“I feel like it’s night and day,” Okudah said. “Just being able to end the season, have an OTA period, have a training thing where I can go pinpoint all my weaknesses and work on them, then have a training camp, I think that’s been a great help for me.”
Additionally, Okudah has clicked with Detroit’s new coaching staff, a group excited about the talent they’ve inherited.
“He’s really been from day one, meeting with him in the spring, you can tell he wanted to be better,” Lions coach Dan Campbell said. “He wanted to be a lot better than he was last year. That was very evident. Let’s just call it what it is, you can’t be better if you’re not truly wanting to be better. Accept that what I put out there last year just wasn’t good enough. That’s a hard pill to swallow, but he’s done that.
“He’s very confident right now.”
Campbell said Okudah’s confidence is evident in everything he’s doing around the facility, from his body language to the questions he’s asking in the meeting rooms of defensive coordinator Aaron Glenn and defensive-backs coach Aubrey Pleasant.
“It’s one thing when a guy says it, but when he goes and wants to spend extra time with the defensive coaches on his own, then you watch him and listen to him and how he attacks everything, you can feel it,’ Campbell said. “There again, it’s early, it’s a long season, we’re going to have ups and downs, but he’s in a good place right now.”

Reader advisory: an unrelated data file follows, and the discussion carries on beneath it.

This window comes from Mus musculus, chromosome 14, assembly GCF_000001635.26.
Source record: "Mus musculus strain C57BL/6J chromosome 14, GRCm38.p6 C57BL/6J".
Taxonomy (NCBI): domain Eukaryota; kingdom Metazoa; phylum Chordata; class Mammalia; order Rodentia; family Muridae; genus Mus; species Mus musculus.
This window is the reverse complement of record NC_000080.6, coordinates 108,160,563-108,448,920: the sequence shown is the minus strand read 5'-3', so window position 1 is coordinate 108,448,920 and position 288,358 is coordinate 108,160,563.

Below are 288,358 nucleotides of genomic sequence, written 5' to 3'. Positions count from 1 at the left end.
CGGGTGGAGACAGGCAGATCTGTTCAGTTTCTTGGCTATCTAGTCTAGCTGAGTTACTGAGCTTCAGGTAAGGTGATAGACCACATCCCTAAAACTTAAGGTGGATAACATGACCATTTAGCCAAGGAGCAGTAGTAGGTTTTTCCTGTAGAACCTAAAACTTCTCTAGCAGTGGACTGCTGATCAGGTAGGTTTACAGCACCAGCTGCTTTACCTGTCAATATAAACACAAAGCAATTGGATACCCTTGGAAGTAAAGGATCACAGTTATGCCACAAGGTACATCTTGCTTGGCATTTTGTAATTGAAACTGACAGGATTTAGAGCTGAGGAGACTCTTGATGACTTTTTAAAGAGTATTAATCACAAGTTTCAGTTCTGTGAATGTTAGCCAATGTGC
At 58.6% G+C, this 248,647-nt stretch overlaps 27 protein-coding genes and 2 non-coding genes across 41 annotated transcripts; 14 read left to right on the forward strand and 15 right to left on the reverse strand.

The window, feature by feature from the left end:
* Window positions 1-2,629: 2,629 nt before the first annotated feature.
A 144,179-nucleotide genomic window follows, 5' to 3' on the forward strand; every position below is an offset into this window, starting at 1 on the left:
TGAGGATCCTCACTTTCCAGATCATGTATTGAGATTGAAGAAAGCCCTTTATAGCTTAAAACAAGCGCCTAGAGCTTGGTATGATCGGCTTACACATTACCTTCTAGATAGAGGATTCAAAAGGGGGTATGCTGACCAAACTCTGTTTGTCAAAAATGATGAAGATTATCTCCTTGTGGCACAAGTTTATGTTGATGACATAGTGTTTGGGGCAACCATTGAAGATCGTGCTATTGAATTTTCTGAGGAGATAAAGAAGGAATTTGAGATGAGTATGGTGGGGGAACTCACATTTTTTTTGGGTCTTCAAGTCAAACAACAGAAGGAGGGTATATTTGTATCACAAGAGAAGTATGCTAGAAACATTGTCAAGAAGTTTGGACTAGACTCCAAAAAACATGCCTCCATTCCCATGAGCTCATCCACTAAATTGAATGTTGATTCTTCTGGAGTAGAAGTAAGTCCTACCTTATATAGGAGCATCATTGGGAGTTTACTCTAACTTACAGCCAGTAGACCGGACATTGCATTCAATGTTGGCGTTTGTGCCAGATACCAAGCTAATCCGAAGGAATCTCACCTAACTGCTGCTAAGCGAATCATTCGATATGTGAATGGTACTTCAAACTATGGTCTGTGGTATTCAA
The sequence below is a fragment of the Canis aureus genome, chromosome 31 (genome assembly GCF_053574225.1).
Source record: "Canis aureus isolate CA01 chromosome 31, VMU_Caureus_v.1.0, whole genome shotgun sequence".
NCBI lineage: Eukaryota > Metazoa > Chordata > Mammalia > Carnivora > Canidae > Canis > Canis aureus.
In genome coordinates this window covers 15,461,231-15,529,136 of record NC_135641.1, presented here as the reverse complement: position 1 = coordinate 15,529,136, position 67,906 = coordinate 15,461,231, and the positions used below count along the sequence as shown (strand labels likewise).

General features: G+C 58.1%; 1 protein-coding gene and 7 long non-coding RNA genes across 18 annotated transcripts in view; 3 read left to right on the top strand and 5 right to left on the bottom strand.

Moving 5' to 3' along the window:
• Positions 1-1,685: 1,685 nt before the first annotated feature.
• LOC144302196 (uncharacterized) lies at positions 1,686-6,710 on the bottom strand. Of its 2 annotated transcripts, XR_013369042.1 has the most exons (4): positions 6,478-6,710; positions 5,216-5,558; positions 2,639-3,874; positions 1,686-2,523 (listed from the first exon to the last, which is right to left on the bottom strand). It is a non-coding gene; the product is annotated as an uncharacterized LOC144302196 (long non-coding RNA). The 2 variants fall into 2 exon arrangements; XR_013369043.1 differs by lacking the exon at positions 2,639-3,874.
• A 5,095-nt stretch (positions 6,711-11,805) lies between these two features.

During a special teams segment within Thursday’s practice, Okudah, along with teammate Amani Oruwariye, had a lengthy side session with Pleasant. For nearly 10 minutes, the trio intricately went over the finer points of footwork and hand placement that goes into press coverage.
Football is known as a game of inches and Okudah said the details they’re covering in those moments can be the difference between allowing a reception or coming up with an interception. It’s the kind of coaching Okudah craves.
“Honestly, I feel like me and coach Pleasant are kind of a match made in heaven,” Okudah said. “My game is already based around technique, being a technician. That’s something that he’s brought to the table every single day. He’s someone that’s detailed-oriented. He understands that I’m going to ask a lot of questions, so he never really gets frustrated. He answers my questions and that’s been pretty big, having a coach that’s willing to embrace the kind of player I am and put his full belief and confidence into me being the player he envisions me being.”
What everyone envisions, despite the rocky start to his career, is one of the NFL’s best cornerbacks.
“Jeff’s a specimen, man. Great size, great speed, great twitch, great instincts, he can be an amazing player,” teammate Dean Marlowe said. “He had some injuries last year that I heard about and he’s a guy that is young, but also pushes other guys around him. He works his butt off in treatment, staying late on the practice field and he’s a personable guy that you can talk to. He’s always in your ear. He’s in my ear about film and what I can do better, what can he do better.
“He brings a lot to the table.”